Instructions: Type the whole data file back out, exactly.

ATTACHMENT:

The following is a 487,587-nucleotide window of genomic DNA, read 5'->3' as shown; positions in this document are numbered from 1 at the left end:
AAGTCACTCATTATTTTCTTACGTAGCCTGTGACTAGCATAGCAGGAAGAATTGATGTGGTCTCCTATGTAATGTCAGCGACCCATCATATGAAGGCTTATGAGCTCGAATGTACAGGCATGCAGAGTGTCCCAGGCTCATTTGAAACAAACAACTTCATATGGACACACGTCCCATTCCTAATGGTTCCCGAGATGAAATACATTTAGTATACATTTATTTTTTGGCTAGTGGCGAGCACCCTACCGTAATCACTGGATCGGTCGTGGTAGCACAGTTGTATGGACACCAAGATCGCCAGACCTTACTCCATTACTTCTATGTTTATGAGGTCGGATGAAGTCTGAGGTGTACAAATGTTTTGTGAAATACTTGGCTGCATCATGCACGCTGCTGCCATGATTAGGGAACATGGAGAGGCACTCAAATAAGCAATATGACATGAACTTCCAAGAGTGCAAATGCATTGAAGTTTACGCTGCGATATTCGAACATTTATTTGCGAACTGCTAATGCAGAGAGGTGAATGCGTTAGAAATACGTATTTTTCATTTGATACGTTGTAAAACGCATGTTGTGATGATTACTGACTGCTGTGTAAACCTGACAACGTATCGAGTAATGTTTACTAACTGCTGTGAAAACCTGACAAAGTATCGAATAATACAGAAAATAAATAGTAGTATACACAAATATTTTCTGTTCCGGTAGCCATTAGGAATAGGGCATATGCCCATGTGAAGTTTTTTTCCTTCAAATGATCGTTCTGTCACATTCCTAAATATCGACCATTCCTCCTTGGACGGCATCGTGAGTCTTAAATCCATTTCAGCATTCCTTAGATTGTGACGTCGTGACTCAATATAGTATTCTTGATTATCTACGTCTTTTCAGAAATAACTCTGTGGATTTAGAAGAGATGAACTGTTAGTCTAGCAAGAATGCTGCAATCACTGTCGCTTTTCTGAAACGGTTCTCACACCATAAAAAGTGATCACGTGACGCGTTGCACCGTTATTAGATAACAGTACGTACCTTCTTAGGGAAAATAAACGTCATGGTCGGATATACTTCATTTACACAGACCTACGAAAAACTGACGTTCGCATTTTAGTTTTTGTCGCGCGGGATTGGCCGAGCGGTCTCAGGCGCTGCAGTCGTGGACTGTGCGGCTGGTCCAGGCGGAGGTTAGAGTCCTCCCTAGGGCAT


The following is a 487,587-nucleotide window of genomic DNA, read 5'->3' as shown; positions in this document are numbered from 1 at the left end:
AAGTCACTCATTATTTTCTTACGTAGCCTGTGACTAGCATAGCAGGAAGAATTGATGTGGTCTCCTATGTAATGTCAGCGACCCATCATATGAAGGCTTATGAGCTCGAATGTACAGGCATGCAGAGTGTCCCAGGCTCATTTGAAACAAACAACTTCATATGGACACACGTCCCATTCCTAATGGTTCCCGAGATGAAATACATTTAGTATACATTTATTTTTTGGCTAGTGGCGAGCACCCTACCGTAATCACTGGATCGGTCGTGGTAGCACAGTTGTATGGACACCAAGATCGCCAGACCTTACTCCATTACTTCTATGTTTATGAGGTCGGATGAAGTCTGAGGTGTACAAATGTTTTGTGAAATACTTGGCTGCATCATGCACGCTGCTGCCATGATTAGGGAACATGGAGAGGCACTCAAATAAGCAATATGACATGAACTTCCAAGAGTGCAAATGCATTGAAGTTTACGCTGCGATATTCGAACATTTATTTGCGAACTGCTAATGCAGAGAGGTGAATGCGTTAGAAATACGTATTTTTCATTTGATACGTTGTAAAACGCATGTTGTGATGATTACTGACTGCTGTGTAAACCTGACAACGTATCGAGTAATGTTTACTAACTGCTGTGAAAACCTGACAAAGTATCGAATAATACAGAAAATAAATAGTAGTATACACAAATATTTTCTGTTCCGGTAGCCATTAGGAATAGGGCATATGCCCATGTGAAGTTTTTTTCCTTCAAATGATCGTTCTGTCACATTCCTAAATATCGACCATTCCTCCTTGGACGGCATCGTGAGTCTTAAATCCATTTCAGCATTCCTTAGATTGTGACGTCGTGACTCAATATAGTATTCTTGATTATCTACGTCTTTTCAGAAATAACTCTGTGGATTTAGAAGAGATGAACTGTTAGTCTAGCAAGAATGCTGCAATCACTGTCGCTTTTCTGAAACGGTTCTCACACCATAAAAAGTGATCACGTGACGCGTTGCACCGTTATTAGATAACAGTACGTACCTTCTTAGGGAAAATAAACGTCATGGTCGGATATACTTCATTTACACAGACCTACGAAAAACTGACGTTCGCATTTTAGTTTTTGTCGCGCGGGATTGGCCGAGCGGTCTCAGGCGCTGCAGTCGTGGACTGTGCGGCTGGTCCAGGCGGAGGTTAGAGTCCTCCCTAGGGCAT